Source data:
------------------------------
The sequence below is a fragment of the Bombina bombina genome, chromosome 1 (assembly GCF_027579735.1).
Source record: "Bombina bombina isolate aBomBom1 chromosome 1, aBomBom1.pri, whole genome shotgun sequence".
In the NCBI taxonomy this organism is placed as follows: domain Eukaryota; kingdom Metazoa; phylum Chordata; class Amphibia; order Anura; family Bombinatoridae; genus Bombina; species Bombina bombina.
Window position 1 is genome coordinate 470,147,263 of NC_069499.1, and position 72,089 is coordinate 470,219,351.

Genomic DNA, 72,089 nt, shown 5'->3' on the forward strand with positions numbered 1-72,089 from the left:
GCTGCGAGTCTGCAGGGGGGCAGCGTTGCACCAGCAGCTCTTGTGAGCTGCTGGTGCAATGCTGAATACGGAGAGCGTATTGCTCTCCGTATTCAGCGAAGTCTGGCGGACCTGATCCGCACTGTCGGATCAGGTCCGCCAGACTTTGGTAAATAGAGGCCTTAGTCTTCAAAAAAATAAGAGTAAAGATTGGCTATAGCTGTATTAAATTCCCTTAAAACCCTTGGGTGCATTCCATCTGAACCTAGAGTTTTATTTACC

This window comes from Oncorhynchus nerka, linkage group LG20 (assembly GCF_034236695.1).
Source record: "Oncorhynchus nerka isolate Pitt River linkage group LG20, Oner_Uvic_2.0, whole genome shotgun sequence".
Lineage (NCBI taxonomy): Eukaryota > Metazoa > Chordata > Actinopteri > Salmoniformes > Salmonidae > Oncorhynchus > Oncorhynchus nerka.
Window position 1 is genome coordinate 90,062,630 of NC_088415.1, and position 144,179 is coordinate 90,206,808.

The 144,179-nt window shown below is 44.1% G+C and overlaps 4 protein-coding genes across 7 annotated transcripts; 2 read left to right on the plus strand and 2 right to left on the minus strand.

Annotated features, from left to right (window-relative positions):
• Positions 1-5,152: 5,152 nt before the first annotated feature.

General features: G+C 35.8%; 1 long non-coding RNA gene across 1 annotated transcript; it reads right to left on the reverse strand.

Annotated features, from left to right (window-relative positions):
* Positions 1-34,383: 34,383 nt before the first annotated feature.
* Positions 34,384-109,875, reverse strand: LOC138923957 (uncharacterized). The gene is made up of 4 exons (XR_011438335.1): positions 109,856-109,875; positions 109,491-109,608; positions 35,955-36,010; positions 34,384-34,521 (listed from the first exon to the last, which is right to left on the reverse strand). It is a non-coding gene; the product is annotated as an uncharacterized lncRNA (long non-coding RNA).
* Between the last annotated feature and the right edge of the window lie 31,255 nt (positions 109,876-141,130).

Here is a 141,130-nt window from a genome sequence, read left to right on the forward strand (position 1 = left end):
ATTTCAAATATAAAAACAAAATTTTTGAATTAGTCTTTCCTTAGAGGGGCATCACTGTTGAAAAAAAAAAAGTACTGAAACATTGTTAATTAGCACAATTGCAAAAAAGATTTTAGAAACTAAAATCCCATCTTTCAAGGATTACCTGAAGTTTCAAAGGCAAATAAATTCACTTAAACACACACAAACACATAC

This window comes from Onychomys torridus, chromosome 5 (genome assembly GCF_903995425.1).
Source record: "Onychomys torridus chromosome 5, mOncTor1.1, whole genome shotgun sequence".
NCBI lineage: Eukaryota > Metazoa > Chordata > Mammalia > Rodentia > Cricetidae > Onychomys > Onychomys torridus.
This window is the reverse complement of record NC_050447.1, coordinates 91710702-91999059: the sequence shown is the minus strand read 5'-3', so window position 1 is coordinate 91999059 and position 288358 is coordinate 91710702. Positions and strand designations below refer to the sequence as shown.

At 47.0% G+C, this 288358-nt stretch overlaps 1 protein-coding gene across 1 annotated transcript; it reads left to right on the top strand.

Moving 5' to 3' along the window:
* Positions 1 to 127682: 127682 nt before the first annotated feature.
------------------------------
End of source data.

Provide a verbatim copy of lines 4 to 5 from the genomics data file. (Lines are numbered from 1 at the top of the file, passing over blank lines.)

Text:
Window position 1 is genome coordinate 470,147,263 of NC_069499.1, and position 72,089 is coordinate 470,219,351.

Genomic DNA, 72,089 nt, shown 5'->3' on the forward strand with positions numbered 1-72,089 from the left: